There is no regular fee for Communauto’s free floating service – drivers drop off their car at a legal residential street parking spot near their destination and pay per use. Access to its parking lot-based cars ranges from $5 to $30 a month, depending on the membership plan.

Compared to the vast market for private vehicles and the people-moving power of public transit, of course, Communauto and other sharing firms remain marginal transportation options. Their growth has been slowed, at times, by political opposition, mostly around access to street parking – an irony the company resents, because research shows privately owned cars spend 95 per cent of their lives parked, on average.

In 2018, a group of urbanist Toronto councillors fought against fierce opposition from colleagues in the inner suburbs to win the company an 18-month pilot project, including street parking permits. Council voted this summer to make the program permanent.

“We had to work our butts off,” said downtown city councillor Joe Cressy. “It was not an insignificant debate and hurdle to get city council to designate car-sharing spots on residential streets.”

Communauto also has to contend with aggressive growth in the marketplace over the past decade, giving rise to rivals such as Zipcar, and then a serious wobble over the past 12 months. Share Now (formerly Car2Go) pulled out of North America and three European cities this year because of high costs and low adoption. General Motors also announced it was shuttering its car-sharing service, Maven, in the spring.

Communauto is counting on being perceived as the environmentalist option of the bunch. It is one of the few car-sharing firms that launched as a startup with green goals, Mr. Robert argues. Zipcar is owned by the Avis Budget rental conglomerate, while Share Now is a subsidiary of Daimler and BMW.

“When car makers and big rental services get into car sharing, they’re not doing it for the same reasons as us,” said Mr. Robert. “We’re trying to achieve a social goal – less car ownership.”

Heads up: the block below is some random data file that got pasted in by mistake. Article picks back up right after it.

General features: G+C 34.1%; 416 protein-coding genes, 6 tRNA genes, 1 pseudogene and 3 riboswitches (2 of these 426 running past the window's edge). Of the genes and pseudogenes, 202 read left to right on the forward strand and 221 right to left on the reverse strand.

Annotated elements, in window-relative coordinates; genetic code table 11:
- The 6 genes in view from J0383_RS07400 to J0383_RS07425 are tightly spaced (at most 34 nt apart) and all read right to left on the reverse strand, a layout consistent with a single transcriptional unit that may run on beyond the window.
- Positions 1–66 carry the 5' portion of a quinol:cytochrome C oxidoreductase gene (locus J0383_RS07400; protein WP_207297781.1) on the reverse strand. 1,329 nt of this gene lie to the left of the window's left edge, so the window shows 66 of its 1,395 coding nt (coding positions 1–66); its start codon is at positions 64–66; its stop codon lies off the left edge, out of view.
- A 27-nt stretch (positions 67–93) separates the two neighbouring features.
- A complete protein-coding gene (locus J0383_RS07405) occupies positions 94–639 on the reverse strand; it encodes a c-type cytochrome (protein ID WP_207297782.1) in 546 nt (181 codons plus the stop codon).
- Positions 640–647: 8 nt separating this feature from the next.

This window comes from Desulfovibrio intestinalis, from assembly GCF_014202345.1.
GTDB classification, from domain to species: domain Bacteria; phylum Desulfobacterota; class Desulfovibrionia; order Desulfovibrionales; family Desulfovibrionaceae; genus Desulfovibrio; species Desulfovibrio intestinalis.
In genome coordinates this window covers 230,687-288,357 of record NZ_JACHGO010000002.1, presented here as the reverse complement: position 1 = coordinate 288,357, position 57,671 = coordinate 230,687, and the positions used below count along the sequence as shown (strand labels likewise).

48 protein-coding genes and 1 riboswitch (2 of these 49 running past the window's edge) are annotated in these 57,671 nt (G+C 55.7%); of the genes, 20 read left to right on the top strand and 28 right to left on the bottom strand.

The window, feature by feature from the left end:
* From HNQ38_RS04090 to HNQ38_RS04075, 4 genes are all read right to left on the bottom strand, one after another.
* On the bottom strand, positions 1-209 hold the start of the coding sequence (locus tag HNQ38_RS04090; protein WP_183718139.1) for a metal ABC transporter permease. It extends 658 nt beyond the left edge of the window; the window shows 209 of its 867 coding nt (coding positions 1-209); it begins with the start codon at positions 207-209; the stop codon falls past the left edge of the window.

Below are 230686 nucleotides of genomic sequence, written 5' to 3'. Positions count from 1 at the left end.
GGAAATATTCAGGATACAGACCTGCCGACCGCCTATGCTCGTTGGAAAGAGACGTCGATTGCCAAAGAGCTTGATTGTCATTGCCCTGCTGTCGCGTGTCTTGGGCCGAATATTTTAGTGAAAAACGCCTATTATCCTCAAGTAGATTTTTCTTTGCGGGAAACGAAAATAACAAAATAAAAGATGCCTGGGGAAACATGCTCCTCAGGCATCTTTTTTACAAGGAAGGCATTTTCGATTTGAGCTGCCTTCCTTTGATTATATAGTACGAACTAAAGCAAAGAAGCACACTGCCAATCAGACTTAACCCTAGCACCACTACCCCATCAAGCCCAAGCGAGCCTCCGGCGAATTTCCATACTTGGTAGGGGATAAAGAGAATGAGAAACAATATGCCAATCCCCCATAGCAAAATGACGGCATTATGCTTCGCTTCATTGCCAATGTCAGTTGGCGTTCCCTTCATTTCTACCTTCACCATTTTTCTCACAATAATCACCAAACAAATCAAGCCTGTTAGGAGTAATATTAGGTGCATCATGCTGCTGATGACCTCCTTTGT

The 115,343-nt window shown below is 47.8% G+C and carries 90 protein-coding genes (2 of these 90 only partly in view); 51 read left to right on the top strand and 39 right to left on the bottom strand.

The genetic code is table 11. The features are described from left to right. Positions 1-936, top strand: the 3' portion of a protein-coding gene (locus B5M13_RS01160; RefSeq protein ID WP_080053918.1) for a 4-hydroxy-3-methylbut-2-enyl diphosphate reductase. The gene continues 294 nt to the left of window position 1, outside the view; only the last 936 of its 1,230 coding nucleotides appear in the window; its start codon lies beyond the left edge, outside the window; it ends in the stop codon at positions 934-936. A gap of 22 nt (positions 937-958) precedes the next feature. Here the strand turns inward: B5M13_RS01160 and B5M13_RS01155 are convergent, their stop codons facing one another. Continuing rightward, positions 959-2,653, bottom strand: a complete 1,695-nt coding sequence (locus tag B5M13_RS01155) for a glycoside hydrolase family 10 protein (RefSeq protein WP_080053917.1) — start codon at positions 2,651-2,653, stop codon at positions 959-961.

Even in eco-friendly Quebec, however, convincing consumers to reduce car use is a hard sell. While 74 per cent of Quebeckers say there’s an urgent need to act on climate change, according to a recent survey by Université Laval and the environmentalist publication Unpointcinq, just 35 per cent said they have reduced their driving to achieve that goal.

There are also reasons to believe that car-sharing will remain too inconvenient to make much of a dent in urban transport. The model combines several traits travellers avoid, such as having to wait and variability in travel time, Prof. Rivers noted.

Mr. Robert believes time is on his side. He thinks that millennials and their preference for low-maintenance lifestyles could help shake North America’s addiction to car ownership. “Social values change,” he said. “My father washed his car every weekend … my daughters couldn’t be bothered to take care of a car.”

Communauto also points to the company’s steady profitability. It is a private company and doesn’t disclose financial results, but vice-president of strategic development Marco Viviani says the firm has turned a profit for most of its 26-year life and probably will this year despite the pandemic.

Where it goes from here is murkier. The pandemic could accelerate the company’s growth if frightened transit riders take up car sharing as an alternative. But as Joe Cressy, the Toronto city councillor, argues, car sharing actually does best when cities have robust transit networks so that residents only need cars for specific chores such as going to IKEA.

Mr. Robert is still hoping for a tipping point when the company gets big enough to start growing even faster. In theory, growth should beget growth, as more cars in the fleet make the service more convenient and more attractive.

“When will the tipping point happen?” he said, shortly before biking away. “It’s hard to say.”